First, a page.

mRNA-Based Therapy for Melanoma
Melanoma is a life-threatening disease, also known as the deadliest skin cancer, caused by mutations in pigment-producing cells. Although many treatments for melanoma have been approved over the past few decades. Currently, there are no ideal treatments, as they can cause serious side effects and are not completely cured. Cancer immunotherapy is a revolutionized cancer therapy, providing more tolerable approaches over chemotherapy. mRNA-Based immunotherapy provides a new avenue for melanoma treatment and has unique advantages over conventional treatments. At present, mRNA-based drugs for melanoma treatment are in clinical trials, and the Food and Drug Administration (FDA) approval of mRNA-based drugs does not seem to be far away. Creative Biogene is a forward-looking research institute as well as a leading custom service provider in mRNA-based drug research and development (R&D). Our team is experienced in the customized synthesis of mRNA, mRNA optimization, and mRNA delivery system development. We are devoted to offering high-quality service and achieving the best outcome for our customers from all over the world.
Melanoma—the deadliest skin cancer
Melanoma, also redundantly known as malignant melanoma, is one of the most aggressive forms of skin cancer that develops from pigment-producing cells (melanocytes). In addition to predominantly located in the skin, melanoma can also be found in ears, eyes, oral mucous membranes and GI tract. Melanoma causes the most skin-related deaths worldwide, even though it accounts for less than 5% of all skin cancers. In the last decades, many different modalities have been developed to treat advanced melanoma, including chemotherapy, targeted therapy, immunotherapy, radiation therapy and combinations of therapies. However, these therapies are not reliable. During and after treatment, many patients suffer from severe side effects. There is a need to develop new approaches or combinations to fight against the disease.
mRNA-based drugs for melanoma
mRNA-4157/personalized cancer vaccine
To date, there are several mRNA drugs in trials as vaccination agents, including mRNA-4157, which aims to vaccinate patients against their tumors. In this mRNA-based therapeutic approach, a personalized cancer vaccine against a specific melanoma is generated according to the sequence information from the patient. Patient-specific mRNA-4157 encoding the twenty patient-specific epitopes (that might trigger a strong immune response) are produced and administered to the patient. This could trigger the adaptive immune response by induction of cytotoxic T cells and these T cells are able to specifically target cancer cells expressing the neoantigens. In addition, mRNA-4157 has been combined with immune checkpoint inhibitor Pembrolizumab for the treatment of melanoma. Since mRNA-based therapeutics activate a specific immune response (T cell response) against the tumor through over-presentation of tumor-specific antigens. The co-delivery of a checkpoint inhibitor is beneficial because it prevents inhibition of the checkpoint protein response to the T cells.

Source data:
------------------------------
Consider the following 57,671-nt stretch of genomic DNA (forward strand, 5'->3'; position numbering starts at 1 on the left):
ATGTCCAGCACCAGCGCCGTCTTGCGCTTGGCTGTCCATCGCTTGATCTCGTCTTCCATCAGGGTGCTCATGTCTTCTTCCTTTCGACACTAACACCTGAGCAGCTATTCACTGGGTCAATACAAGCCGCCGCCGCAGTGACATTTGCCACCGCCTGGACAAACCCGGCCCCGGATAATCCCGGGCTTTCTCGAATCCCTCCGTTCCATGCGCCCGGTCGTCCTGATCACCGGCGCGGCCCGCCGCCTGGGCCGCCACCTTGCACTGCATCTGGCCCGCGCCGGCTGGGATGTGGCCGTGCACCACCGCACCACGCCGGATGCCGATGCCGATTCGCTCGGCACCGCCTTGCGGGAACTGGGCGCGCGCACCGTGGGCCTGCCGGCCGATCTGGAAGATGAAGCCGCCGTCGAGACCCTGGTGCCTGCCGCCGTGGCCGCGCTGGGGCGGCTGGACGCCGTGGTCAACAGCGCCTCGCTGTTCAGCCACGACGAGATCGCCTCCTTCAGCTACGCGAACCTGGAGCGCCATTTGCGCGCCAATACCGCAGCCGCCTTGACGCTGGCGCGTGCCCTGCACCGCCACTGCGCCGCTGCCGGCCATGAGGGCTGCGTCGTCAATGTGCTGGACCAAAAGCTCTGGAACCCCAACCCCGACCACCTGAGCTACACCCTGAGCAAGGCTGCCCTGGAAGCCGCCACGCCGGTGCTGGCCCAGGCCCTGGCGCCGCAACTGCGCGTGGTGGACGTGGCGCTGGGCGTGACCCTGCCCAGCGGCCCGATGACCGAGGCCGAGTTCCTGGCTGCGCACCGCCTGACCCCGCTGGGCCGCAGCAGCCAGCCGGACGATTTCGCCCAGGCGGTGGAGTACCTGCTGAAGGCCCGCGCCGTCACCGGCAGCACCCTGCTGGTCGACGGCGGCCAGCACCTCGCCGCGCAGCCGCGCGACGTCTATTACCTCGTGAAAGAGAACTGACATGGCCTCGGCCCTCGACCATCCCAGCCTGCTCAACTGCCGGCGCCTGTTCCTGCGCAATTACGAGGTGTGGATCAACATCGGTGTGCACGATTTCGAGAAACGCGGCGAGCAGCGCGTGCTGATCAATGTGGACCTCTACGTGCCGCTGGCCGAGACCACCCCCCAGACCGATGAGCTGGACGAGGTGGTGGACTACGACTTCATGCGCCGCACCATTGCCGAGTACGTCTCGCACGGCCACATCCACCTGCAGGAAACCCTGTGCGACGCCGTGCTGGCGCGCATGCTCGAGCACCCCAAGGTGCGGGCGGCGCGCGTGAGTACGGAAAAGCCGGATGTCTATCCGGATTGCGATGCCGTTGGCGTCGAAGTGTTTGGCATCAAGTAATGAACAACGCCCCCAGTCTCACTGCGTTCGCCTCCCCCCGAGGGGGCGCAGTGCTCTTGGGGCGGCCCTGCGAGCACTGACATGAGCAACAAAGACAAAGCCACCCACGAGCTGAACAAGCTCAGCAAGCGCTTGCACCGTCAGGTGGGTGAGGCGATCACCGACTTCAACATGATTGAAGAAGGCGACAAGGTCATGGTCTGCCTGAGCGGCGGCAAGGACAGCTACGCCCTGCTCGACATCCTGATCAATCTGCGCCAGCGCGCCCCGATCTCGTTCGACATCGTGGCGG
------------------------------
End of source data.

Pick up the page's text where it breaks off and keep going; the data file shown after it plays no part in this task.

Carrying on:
Fig1. The workflow for generating personalized cancer vaccine. (van Dülmen, M., et al, 2020)
mRNA encoding TriMix/ TriMix matured DC
Dendritic cells (DCs) are the most potent antigen-presenting cells (APCs) of the immune system and play an important role in preventing the human body from viruses and cancers. Therefore, Ex vivo therapy with transfected DCs is the most frequent strategy used for mRNA cancer vaccination. The TriMix technology builds on three mRNAs encoding immune-stimulating factors (CD40L, CD70, as well as caTLR4) to activate DCs. Among them, caTLR4 promotes the maturation of DCs and stimulates DCs to present different types of antigens to T cells. CD40L and CD70 ligand both act as co-stimulatory molecules and activate CD4 (T-helper lymphocytes) and CD8 (cytotoxic T-lymphocytes). In addition, TriMix mRNAs can be administered together with a specific mRNA coding for tumor-specific antigens for specific therapeutic applications. In a clinical trial, monocyte-derived dendritic cells are electroporated with antigen-encoding mRNA as well as TriMix-mRNAs and re-administered in the patient. In combination with ipilimumab (an anti-CTLA-4 monoclonal antibody), also called TriMixDC-MEL IPI treatment, results in robust CD8+ T cell responses in a meaningful portion of stage 3 and 4 melanoma patients, and obviously in patients with clinical response.
Fig2. Another approach uses three different mRNAs to activate dendritic cells (DCs) (TriMix matured DC, upper arrow) and consequently T cells. (van Dülmen, M., et al, 2020)
If you are interested in this area, please feel free to contact us. We look forward to providing services for your next project.
- De Keersmaecker, B., et al. (2020). "TriMix and tumor antigen mRNA electroporated dendritic cell vaccination plus ipilimumab: link between T-cell activation and clinical responses in advanced melanoma." Journal for immunotherapy of cancer, 8(1).
- van Dülmen, M., & Rentmeister, A. (2020). "mRNA Therapies: New Hope in the Fight against Melanoma: Published as part of the Biochemistry series "Biochemistry to Bedside"."Biochemistry, 59(17), 1650-1655.
IVT mRNA Purification Services
IVT mRNA Transfection Services